TapTapSee is a free camera application for IOS and Android for individuals who are visually impaired. Users simply double-tap the screen to take a photo of whatever is in front of them, and then the app will speak the description of what it “sees”. [Read more…]
Each of us only gets one set of eyes, and if we are lucky the most extreme issues we will face with them is needing to wear glasses, or maybe some dry eye later in life. However, we don’t have to depend on luck! There are a number of things that each of us can resolve to do this year to help keep our eyes happy and healthy. [Read more…]
New to the app world in 2016 is BeSpecular. Available for IOS and Android, BeSpecular allows the user to take a photo and/or ask a question, and receive help from a sighted volunteer. The user benefits from being able to get answers from multiple volunteers; and volunteers get the personal satisfaction of having helped another person!
Users can ask questions using text or voice recognition. They can ask as many questions as they would like, and only first names are used to protect user anonymity.
To remain healthy, the human body requires a number of trace elements that must be obtained through diet. Selenium is one of these essential nutrients that is necessary for your body to function properly and that has also been shown to impact eye health.
Last year, the American Federation for the Blind launched a free IOS app for visually impaired or blind people in the United States and Canada. VisionConnect is a searchable directory of services that is compatible with VoiceOver to read all page elements aloud.
Users can simply set their age group and location, and they can then determine which type of service they are looking for – some examples include assistive products, guide dog training, and employment services. Resources are also available in categories, such as medication management, information for veterans, and tips for home modification. Health care providers can also use the application to communicate and share ideas with their patients.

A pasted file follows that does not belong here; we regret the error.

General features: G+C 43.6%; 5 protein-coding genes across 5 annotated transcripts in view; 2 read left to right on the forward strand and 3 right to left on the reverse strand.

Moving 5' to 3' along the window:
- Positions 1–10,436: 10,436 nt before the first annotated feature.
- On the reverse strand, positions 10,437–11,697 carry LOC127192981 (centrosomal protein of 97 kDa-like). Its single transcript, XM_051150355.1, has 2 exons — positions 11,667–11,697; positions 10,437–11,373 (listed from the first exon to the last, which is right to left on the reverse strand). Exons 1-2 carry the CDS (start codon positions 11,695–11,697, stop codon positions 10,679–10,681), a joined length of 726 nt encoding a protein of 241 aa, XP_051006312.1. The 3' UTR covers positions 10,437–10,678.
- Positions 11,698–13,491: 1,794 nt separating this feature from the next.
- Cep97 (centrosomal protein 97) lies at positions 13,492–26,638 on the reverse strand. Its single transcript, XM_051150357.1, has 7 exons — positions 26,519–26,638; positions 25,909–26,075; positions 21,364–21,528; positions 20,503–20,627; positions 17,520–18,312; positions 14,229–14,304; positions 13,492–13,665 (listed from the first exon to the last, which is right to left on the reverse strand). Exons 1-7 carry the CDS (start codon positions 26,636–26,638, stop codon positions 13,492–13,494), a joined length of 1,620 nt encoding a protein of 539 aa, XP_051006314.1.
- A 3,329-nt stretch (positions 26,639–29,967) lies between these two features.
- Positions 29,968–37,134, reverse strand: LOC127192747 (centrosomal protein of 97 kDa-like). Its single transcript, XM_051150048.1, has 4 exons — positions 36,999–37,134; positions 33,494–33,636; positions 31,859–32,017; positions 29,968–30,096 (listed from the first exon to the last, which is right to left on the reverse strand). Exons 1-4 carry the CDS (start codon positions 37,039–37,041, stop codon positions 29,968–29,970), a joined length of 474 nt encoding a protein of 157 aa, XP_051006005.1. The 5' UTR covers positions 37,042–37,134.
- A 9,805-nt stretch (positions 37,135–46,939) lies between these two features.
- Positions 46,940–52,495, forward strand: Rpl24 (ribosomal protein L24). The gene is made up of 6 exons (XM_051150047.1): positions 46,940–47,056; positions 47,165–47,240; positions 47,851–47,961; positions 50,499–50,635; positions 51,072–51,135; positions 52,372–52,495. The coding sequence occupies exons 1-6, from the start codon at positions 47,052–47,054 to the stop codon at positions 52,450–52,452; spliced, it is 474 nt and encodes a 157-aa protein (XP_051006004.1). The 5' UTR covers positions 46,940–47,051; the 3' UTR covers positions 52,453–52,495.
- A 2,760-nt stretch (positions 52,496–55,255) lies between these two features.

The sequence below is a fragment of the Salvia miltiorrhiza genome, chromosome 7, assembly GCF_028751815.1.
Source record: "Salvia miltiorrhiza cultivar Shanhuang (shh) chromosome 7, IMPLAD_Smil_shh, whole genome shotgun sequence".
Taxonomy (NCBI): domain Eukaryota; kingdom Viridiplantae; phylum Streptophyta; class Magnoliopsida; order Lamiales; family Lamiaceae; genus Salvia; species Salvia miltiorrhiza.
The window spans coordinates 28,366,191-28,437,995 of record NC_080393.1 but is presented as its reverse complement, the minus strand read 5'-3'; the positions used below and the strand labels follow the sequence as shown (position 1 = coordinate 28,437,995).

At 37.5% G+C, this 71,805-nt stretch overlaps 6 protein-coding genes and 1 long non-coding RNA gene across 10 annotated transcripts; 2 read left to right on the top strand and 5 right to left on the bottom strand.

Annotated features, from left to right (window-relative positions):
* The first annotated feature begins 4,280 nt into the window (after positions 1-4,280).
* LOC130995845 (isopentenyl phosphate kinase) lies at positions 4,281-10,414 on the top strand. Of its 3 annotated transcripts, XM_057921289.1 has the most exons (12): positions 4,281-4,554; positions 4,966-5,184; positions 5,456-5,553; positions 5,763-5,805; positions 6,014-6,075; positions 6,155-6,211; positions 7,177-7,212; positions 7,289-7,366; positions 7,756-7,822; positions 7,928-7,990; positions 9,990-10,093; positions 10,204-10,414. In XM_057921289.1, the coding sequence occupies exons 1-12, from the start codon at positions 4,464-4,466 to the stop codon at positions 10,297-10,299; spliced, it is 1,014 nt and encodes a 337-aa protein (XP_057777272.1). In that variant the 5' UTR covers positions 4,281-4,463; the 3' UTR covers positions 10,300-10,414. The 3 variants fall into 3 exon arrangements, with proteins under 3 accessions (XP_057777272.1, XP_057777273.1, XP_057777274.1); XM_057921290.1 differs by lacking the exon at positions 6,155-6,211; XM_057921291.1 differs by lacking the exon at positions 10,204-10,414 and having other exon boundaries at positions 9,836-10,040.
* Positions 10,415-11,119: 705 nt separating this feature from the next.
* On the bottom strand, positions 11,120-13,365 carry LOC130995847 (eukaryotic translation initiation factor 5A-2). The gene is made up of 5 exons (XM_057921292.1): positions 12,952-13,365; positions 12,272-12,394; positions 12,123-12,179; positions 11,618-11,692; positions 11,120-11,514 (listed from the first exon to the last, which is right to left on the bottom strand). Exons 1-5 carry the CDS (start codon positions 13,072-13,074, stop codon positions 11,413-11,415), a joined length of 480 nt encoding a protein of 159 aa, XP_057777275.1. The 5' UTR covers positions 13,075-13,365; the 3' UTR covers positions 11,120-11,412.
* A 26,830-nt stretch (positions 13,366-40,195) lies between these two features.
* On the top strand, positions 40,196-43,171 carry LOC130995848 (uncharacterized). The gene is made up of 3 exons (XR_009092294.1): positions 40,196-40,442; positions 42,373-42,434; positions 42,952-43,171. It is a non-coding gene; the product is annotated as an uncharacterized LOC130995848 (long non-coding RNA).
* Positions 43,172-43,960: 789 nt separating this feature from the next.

Contact lenses, scleral lenses, and prosthetic devices are all considered to be medical devices. That means that they require a prescription and proper fitting by an eye care professional to safely use them. However, many people plan Halloween costumes to include colored lenses – from vampire red to zombie black.
A diagnosis of cancer is the start of a difficult, uncertain time. Decisions have to be made, treatment options weighed, and many people, even those with the strongest support systems, can feel alone, confused, and overwhelmed. We recently learned about two organizations that help connect those who are currently fighting cancer with survivors, who can offer emotional support with the unique perspective of one who has been there. [Read more…]
We wanted to take a moment and remind you about the series of detailed videos that shows the application and removal process for BostonSight® PROSE devices, as well as prosthetic device care and handling techniques. These instructional videos demonstrate various application and removal strategies that suit the needs of any PROSE device user. They are a great source of information whether you are a prospective patient wanting to know in more detail what it’s like to use PROSE devices, a caregiver needing a refresher on techniques or device care, or a current patient interested in finding out about an alternate procedure for device application or removal. [Read more…]